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      Jan 30 2012: this is an excellent point. Lots of immigration with a hierarchical and closed school system and workforce is a recipe for disaster. I see France as having some of these problems - they have immigration but the immigrants have difficulty integrating and joining the elite/elitist society.

      One advantage of the US is actually that we "revere" money so much - rather than family background!

      Any other ideas on how we can remain open to ideas?
  • Jan 30 2012: What to you think about Thomas Sowell's concern that large influxes of people with different attitudes could be disruptive. For example, something can be a crime in American law but not a crime in the country from where the immigrant is coming from. Some people think US should accommodate those discrepancies...
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      Jan 30 2012: I do think culture is important so I don't rule out problems of this kind. In particular, it's vital the US continue to have a culture of liberty, free markets, and individualism. Immigrants often have these values in spades!

      People also worry about immigrants using welfare. I would be happy to have more immigrants but say they can't use welfare for five years even after becoming a citizen. This would be better all around if it allowed more people to enter.
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    Jan 30 2012: I don't live in the US but where I live (Finland), because of different factors, happens something similar. There's two types of "immigrants". The highly skilled workforce that either moved here because of a job in the Tech, Science or Engineering areas or for marrying a Finn (my case). Or the refugees that come from missions in Africa where Finland aid is very active.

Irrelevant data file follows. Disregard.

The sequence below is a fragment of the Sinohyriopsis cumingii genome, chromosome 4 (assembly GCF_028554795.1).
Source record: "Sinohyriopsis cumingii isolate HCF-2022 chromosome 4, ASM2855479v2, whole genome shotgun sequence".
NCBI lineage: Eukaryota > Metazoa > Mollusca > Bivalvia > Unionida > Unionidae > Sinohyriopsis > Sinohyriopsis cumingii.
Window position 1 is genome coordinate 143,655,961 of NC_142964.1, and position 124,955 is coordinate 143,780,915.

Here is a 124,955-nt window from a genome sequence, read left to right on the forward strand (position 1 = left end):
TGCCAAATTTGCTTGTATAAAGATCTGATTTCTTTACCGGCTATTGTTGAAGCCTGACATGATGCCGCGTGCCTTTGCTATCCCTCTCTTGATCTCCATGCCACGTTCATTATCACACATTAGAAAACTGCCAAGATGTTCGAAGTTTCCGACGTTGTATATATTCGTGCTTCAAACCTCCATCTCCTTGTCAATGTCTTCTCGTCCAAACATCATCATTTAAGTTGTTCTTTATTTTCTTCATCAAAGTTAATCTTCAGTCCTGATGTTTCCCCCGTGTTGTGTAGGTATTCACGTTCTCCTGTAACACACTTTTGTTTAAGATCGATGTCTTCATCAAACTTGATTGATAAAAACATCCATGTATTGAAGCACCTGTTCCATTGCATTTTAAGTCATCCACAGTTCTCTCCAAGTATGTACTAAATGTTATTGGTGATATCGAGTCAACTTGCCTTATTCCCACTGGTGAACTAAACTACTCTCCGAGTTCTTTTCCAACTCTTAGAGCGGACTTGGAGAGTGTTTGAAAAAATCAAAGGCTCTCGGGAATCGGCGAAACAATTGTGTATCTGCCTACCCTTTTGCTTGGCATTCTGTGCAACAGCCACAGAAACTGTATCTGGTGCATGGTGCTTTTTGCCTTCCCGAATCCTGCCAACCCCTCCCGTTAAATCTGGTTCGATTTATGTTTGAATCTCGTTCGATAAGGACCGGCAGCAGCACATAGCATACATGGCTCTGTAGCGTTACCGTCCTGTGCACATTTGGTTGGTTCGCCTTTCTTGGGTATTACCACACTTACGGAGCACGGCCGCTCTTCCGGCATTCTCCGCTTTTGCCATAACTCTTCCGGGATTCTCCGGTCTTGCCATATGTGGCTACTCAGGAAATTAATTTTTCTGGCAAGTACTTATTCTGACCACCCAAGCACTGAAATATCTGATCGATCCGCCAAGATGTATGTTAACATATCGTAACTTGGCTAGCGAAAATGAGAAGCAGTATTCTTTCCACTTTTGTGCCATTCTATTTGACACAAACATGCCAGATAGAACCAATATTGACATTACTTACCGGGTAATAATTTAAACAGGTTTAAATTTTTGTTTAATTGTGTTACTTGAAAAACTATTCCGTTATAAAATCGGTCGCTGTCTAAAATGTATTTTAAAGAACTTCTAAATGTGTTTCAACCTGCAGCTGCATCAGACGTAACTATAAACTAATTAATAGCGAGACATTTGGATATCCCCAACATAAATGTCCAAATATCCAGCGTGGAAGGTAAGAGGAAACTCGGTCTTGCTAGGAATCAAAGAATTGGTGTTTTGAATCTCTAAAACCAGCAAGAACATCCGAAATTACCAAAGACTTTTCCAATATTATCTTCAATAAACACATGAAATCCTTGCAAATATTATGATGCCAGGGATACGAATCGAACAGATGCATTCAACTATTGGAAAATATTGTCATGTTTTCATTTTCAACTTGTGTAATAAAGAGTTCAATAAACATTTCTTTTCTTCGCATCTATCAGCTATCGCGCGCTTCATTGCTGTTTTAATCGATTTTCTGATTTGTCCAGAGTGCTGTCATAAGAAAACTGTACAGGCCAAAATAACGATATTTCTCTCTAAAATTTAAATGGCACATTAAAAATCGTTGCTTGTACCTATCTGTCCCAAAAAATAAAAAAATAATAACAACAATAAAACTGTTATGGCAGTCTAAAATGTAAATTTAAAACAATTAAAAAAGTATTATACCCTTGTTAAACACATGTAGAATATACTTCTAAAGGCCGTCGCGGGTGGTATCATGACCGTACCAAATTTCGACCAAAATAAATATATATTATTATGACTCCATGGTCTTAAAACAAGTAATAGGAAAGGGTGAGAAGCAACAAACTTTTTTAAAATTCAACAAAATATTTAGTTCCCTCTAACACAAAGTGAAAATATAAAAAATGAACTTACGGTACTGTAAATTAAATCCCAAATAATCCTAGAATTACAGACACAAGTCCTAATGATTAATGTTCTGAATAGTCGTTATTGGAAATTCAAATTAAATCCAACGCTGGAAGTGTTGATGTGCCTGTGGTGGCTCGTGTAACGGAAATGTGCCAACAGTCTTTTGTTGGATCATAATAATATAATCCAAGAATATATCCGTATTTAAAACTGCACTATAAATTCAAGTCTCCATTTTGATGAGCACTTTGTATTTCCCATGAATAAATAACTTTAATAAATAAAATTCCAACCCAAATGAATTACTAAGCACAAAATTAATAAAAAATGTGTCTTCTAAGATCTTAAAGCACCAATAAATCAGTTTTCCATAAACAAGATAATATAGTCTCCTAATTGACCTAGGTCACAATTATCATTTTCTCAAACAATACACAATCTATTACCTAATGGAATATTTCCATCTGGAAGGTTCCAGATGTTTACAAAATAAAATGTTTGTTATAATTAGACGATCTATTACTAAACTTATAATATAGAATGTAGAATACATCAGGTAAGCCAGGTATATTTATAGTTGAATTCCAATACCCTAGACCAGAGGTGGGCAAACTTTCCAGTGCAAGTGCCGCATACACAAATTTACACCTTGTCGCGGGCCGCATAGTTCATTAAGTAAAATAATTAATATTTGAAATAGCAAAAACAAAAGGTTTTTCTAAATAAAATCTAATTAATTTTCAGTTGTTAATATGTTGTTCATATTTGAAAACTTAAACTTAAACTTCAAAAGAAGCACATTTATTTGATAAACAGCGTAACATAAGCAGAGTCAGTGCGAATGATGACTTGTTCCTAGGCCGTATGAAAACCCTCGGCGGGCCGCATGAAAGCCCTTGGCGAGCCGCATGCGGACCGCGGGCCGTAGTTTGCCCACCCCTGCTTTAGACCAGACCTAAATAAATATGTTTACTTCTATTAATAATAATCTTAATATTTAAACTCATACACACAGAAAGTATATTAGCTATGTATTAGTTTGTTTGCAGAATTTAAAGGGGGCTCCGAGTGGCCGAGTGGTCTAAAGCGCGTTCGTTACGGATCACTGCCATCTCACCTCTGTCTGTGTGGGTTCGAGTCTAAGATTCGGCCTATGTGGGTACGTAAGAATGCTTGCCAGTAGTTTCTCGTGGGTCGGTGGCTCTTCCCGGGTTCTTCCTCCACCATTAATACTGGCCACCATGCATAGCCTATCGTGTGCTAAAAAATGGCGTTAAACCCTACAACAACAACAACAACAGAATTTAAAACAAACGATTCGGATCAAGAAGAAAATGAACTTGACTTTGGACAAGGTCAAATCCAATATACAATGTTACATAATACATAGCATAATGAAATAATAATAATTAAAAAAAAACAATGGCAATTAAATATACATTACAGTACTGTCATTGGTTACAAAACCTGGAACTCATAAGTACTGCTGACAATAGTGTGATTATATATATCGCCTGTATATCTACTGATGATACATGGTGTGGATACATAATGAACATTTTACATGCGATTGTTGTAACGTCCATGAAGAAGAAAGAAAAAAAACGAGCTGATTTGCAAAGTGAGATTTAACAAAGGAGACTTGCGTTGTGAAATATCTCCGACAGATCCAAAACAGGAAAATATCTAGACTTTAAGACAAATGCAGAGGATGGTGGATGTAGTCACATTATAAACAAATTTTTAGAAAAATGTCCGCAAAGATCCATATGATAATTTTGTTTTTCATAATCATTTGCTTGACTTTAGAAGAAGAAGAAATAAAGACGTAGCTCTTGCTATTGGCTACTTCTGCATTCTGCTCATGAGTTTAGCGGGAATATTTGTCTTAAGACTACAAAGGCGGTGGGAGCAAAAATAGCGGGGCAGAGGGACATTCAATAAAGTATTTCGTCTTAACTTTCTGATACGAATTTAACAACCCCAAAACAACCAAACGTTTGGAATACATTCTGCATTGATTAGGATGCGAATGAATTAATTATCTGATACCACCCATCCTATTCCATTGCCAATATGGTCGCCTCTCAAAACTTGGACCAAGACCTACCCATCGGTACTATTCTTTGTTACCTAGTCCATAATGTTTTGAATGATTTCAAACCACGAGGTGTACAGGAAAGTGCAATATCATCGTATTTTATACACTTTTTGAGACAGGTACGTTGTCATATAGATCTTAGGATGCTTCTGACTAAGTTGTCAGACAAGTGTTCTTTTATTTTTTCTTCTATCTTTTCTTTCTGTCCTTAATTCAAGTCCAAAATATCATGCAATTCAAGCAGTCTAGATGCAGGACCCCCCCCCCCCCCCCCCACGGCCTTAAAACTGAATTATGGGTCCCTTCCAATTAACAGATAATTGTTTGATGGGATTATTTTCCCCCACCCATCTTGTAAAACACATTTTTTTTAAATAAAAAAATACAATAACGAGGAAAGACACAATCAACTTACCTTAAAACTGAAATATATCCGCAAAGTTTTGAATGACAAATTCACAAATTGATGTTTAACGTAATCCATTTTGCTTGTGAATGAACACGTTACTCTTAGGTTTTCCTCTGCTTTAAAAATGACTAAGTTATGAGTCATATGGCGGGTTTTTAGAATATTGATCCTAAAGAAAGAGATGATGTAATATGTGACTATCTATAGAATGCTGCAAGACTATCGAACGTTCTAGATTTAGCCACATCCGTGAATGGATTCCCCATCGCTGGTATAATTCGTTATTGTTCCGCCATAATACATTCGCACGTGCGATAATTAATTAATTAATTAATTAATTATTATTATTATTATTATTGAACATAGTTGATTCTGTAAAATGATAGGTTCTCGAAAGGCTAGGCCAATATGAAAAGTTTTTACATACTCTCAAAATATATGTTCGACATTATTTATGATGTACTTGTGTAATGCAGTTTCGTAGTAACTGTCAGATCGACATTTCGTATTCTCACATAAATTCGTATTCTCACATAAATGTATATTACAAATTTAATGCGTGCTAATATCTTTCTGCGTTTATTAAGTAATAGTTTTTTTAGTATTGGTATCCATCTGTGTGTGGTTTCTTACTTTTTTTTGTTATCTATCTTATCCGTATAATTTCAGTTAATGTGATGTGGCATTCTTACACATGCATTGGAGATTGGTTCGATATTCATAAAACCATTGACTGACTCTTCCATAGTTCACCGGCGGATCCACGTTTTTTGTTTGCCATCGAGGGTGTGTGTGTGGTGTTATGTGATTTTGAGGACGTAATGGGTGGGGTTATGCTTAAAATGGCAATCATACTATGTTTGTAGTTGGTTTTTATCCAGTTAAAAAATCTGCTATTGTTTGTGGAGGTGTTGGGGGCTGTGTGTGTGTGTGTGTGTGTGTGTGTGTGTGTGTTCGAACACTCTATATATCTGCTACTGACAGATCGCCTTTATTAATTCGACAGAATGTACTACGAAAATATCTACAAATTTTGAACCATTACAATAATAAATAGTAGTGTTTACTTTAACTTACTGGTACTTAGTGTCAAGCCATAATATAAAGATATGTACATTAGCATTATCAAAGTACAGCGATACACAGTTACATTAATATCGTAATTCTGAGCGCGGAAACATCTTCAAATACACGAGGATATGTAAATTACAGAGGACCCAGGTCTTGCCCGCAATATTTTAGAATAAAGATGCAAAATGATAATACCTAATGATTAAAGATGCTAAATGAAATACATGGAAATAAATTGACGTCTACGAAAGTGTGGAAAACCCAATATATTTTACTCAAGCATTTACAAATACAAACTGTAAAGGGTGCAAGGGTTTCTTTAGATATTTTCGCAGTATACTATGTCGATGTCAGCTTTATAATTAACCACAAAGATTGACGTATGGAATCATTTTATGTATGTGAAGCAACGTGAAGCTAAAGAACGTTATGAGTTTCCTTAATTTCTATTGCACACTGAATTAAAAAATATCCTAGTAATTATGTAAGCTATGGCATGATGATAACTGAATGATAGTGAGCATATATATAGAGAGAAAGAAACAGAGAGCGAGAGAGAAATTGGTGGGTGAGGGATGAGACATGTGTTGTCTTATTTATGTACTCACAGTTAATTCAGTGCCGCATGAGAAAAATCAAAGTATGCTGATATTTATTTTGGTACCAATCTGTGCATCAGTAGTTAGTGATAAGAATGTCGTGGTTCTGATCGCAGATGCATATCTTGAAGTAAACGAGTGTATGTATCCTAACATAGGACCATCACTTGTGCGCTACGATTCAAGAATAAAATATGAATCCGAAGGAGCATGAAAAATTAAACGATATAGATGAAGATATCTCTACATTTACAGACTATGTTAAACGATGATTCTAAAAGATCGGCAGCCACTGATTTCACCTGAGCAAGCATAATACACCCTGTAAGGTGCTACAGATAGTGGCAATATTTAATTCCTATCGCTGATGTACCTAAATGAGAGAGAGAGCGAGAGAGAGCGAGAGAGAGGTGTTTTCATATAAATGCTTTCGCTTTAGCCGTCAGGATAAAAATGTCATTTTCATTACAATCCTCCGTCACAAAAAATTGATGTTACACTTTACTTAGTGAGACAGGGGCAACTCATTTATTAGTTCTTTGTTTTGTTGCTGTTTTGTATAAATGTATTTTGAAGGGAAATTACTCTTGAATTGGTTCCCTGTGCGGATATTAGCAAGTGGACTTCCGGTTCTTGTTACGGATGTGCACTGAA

In my case I believe that I bring a different perspective of life and working experience and for these facts alone I create innovation.
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      Jan 30 2012: How does Finland integrate the lower-skilled workers? Is the school system becoming strained?
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        Jan 30 2012: Finland as a system of integration for immigrants without skills that will depend on government help, and the base of this is trough teaching the language and a professional skill, during an introductory year, where they are payed.
  • Jan 30 2012: Preaching to the choir in my case, and probably in the case of much of the TED audience.

    Have you ever found that one particular way of framing the issue makes more converts?
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      Jan 30 2012: The case is easy to make for high-skill immigrants but more difficult to make for low-skill immigrants but here is something that I say in Launching the Innovation Renaissance (my TED book) that I must admit I am quite proud of:

      "Low-skill immigration can even increase innovation because it helps highly skilled workers to better use their time and skills. A low-skilled worker who mows a physicist's lawn is indirectly helping to unlock the mysteries of the universe."